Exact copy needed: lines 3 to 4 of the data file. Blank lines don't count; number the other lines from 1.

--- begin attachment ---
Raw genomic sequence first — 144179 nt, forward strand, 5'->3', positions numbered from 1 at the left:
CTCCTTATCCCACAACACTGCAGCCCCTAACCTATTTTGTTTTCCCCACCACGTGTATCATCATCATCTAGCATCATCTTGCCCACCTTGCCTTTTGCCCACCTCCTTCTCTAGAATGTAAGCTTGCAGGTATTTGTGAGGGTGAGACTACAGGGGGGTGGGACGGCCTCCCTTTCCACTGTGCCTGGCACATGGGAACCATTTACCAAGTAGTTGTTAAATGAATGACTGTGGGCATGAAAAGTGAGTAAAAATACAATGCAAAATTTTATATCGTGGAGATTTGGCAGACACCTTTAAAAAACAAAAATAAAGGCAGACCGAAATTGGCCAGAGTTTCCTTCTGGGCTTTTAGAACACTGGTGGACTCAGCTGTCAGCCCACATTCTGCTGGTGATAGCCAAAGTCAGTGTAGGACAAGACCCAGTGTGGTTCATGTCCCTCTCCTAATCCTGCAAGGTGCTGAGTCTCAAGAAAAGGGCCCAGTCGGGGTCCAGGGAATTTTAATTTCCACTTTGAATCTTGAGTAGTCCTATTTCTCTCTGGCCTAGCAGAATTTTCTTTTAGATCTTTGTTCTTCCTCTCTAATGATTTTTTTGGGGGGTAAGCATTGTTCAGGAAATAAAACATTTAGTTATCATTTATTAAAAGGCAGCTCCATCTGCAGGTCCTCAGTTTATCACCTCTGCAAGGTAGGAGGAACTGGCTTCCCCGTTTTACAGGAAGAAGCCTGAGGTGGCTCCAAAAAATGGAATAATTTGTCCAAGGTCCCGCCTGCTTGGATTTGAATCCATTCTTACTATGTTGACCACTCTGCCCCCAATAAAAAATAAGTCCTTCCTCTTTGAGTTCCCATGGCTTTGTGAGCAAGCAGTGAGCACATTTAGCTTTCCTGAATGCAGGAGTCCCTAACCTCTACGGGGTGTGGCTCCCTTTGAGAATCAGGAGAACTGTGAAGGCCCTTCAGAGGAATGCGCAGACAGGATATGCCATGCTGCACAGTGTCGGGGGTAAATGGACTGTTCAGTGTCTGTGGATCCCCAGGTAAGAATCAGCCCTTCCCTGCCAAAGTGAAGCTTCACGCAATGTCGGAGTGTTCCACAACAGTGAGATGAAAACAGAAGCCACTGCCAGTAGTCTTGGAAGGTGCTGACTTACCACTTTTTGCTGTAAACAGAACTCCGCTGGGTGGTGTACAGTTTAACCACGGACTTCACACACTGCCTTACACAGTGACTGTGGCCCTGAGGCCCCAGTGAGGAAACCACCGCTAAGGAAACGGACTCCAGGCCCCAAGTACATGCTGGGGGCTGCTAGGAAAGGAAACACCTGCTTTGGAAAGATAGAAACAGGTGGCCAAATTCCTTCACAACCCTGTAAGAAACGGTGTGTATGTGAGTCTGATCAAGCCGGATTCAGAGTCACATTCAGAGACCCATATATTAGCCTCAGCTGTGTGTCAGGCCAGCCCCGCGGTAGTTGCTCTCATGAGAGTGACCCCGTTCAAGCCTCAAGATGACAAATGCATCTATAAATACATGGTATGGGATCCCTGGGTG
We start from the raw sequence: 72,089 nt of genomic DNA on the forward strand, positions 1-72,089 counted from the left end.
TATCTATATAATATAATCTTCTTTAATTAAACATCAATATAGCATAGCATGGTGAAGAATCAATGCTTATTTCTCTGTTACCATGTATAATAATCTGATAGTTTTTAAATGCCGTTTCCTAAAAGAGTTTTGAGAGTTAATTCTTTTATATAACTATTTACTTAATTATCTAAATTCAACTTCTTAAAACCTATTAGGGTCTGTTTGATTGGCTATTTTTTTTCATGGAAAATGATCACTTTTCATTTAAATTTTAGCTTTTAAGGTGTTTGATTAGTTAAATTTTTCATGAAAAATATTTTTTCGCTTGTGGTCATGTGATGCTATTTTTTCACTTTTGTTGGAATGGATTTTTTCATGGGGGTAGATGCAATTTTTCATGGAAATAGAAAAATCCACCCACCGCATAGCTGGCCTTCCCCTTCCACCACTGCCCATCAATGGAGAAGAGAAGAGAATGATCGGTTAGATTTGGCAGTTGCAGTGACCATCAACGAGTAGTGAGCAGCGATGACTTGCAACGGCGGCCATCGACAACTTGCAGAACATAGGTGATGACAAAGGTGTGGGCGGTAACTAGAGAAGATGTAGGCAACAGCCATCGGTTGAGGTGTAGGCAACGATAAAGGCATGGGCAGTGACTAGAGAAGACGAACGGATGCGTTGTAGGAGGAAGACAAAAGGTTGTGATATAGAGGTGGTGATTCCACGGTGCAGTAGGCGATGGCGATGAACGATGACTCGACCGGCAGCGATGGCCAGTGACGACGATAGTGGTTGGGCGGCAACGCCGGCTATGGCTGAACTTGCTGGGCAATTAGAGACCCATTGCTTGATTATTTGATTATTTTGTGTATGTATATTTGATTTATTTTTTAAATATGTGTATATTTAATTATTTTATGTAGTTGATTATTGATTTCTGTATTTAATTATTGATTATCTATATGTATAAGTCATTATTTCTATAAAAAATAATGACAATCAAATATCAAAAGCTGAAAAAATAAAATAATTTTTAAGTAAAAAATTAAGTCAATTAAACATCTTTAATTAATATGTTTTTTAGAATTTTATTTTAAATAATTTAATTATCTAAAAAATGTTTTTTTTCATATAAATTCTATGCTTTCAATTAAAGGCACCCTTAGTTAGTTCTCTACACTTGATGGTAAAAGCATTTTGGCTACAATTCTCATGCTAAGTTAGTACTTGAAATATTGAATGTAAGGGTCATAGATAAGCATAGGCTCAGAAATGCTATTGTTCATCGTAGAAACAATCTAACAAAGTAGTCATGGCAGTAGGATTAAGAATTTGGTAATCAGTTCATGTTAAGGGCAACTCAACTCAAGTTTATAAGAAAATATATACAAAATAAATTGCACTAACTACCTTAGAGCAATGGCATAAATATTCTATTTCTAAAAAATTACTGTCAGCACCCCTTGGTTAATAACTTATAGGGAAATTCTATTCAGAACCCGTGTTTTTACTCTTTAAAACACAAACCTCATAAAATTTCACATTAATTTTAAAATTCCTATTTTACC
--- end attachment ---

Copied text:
We start from the raw sequence: 72,089 nt of genomic DNA on the forward strand, positions 1-72,089 counted from the left end.
TATCTATATAATATAATCTTCTTTAATTAAACATCAATATAGCATAGCATGGTGAAGAATCAATGCTTATTTCTCTGTTACCATGTATAATAATCTGATAGTTTTTAAATGCCGTTTCCTAAAAGAGTTTTGAGAGTTAATTCTTTTATATAACTATTTACTTAATTATCTAAATTCAACTTCTTAAAACCTATTAGGGTCTGTTTGATTGGCTATTTTTTTTCATGGAAAATGATCACTTTTCATTTAAATTTTAGCTTTTAAGGTGTTTGATTAGTTAAATTTTTCATGAAAAATATTTTTTCGCTTGTGGTCATGTGATGCTATTTTTTCACTTTTGTTGGAATGGATTTTTTCATGGGGGTAGATGCAATTTTTCATGGAAATAGAAAAATCCACCCACCGCATAGCTGGCCTTCCCCTTCCACCACTGCCCATCAATGGAGAAGAGAAGAGAATGATCGGTTAGATTTGGCAGTTGCAGTGACCATCAACGAGTAGTGAGCAGCGATGACTTGCAACGGCGGCCATCGACAACTTGCAGAACATAGGTGATGACAAAGGTGTGGGCGGTAACTAGAGAAGATGTAGGCAACAGCCATCGGTTGAGGTGTAGGCAACGATAAAGGCATGGGCAGTGACTAGAGAAGACGAACGGATGCGTTGTAGGAGGAAGACAAAAGGTTGTGATATAGAGGTGGTGATTCCACGGTGCAGTAGGCGATGGCGATGAACGATGACTCGACCGGCAGCGATGGCCAGTGACGACGATAGTGGTTGGGCGGCAACGCCGGCTATGGCTGAACTTGCTGGGCAATTAGAGACCCATTGCTTGATTATTTGATTATTTTGTGTATGTATATTTGATTTATTTTTTAAATATGTGTATATTTAATTATTTTATGTAGTTGATTATTGATTTCTGTATTTAATTATTGATTATCTATATGTATAAGTCATTATTTCTATAAAAAATAATGACAATCAAATATCAAAAGCTGAAAAAATAAAATAATTTTTAAGTAAAAAATTAAGTCAATTAAACATCTTTAATTAATATGTTTTTTAGAATTTTATTTTAAATAATTTAATTATCTAAAAAATGTTTTTTTTCATATAAATTCTATGCTTTCAATTAAAGGCACCCTTAGTTAGTTCTCTACACTTGATGGTAAAAGCATTTTGGCTACAATTCTCATGCTAAGTTAGTACTTGAAATATTGAATGTAAGGGTCATAGATAAGCATAGGCTCAGAAATGCTATTGTTCATCGTAGAAACAATCTAACAAAGTAGTCATGGCAGTAGGATTAAGAATTTGGTAATCAGTTCATGTTAAGGGCAACTCAACTCAAGTTTATAAGAAAATATATACAAAATAAATTGCACTAACTACCTTAGAGCAATGGCATAAATATTCTATTTCTAAAAAATTACTGTCAGCACCCCTTGGTTAATAACTTATAGGGAAATTCTATTCAGAACCCGTGTTTTTACTCTTTAAAACACAAACCTCATAAAATTTCACATTAATTTTAAAATTCCTATTTTACC